By the time Joaquín Sorolla painted Figure of a Merchant, one of his charming apuntes, or oil sketches, he had already emerged as the leader of a new modern school of painting in Spain. In 1892, he had won a gold medal at the National Exhibition in Madrid and first prize at the World's Columbian Exposition in Chicago the following year. In the years that followed, Sorolla's reputation continued to grow, leading one reviewer for the artist's first solo exhibition in the United States to declare that the Spaniard was the 'undisputed chief' of a 'vigorous school of painters who, absolutely Spanish in style, have revived the art of their Fatherland and are forcing it to that position of eminence which it held in past centuries' (W.E.B. Starkweather, 'Joaquín Sorolla, 'The Man and His Work,'' Eight Essays on Joaquín Sorolla y Bastida, II, The Hispanic Society of America, 1909, p. 7).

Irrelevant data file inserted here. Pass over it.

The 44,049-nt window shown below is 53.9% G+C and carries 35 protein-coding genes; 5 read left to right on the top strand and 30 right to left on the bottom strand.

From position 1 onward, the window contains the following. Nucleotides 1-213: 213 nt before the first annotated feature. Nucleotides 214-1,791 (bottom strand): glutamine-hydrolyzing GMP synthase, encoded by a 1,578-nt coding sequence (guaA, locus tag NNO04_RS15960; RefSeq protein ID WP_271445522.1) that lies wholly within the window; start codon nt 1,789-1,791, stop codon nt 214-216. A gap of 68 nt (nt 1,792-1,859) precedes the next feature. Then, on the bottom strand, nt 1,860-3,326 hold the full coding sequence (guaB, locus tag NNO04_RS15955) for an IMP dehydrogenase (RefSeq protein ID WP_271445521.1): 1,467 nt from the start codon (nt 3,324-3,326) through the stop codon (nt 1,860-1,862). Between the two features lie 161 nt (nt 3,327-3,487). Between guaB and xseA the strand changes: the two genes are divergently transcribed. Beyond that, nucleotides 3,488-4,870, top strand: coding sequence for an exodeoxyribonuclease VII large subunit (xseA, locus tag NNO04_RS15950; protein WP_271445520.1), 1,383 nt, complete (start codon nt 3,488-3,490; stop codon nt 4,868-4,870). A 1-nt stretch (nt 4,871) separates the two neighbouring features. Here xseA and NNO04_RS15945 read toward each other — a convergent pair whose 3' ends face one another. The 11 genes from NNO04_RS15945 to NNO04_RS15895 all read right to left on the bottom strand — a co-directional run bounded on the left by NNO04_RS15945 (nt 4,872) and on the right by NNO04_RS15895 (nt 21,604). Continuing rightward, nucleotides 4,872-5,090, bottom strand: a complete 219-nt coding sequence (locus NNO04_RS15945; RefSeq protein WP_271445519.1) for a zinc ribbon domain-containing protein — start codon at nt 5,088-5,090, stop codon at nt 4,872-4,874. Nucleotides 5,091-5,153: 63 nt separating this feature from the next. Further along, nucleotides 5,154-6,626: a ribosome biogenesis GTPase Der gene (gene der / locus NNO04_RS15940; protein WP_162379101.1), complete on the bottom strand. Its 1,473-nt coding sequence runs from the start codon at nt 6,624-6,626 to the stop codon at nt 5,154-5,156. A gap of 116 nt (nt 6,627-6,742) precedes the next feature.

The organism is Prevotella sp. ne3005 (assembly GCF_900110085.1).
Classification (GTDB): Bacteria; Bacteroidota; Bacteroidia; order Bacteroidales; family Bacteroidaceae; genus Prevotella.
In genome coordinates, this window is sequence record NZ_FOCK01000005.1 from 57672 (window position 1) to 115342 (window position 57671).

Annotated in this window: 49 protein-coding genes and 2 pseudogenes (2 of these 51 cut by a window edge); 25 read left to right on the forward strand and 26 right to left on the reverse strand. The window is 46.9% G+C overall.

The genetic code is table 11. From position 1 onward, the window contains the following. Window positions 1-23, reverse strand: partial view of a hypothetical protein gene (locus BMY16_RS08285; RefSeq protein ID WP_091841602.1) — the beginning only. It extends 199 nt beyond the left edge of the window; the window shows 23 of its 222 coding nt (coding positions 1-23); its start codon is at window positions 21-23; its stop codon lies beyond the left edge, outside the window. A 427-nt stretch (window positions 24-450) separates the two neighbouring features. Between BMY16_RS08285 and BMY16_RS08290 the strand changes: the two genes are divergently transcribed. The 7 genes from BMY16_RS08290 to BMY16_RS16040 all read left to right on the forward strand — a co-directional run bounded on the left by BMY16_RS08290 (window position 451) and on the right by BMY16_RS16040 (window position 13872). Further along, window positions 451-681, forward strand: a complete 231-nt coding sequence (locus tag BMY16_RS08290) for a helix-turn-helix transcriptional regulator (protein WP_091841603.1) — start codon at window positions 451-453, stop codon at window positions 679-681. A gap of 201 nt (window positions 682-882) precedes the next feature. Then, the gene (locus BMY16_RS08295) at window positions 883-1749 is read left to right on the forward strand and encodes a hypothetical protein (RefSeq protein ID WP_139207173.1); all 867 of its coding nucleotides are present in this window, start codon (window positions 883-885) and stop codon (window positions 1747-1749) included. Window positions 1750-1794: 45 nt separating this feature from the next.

Sorolla's renown led to many requests for portraits by some of the most influential figures of his day, from the royal family in Spain to President William Howard Taft in the United States. In Figure of a Merchant, Sorolla inscribed a dedication to the Infanta Isabel, Spain's Princess of Asturias, and one of the most popular members of the royal family. Years later, the Infanta would request Sorolla to paint her own portrait, which the artist exhibited at the Hispanic Society of America in 1909.
We are grateful to Blanca Pons Sorolla for confirming the authenticity of this work and for assisting in the cataloguing of this entry.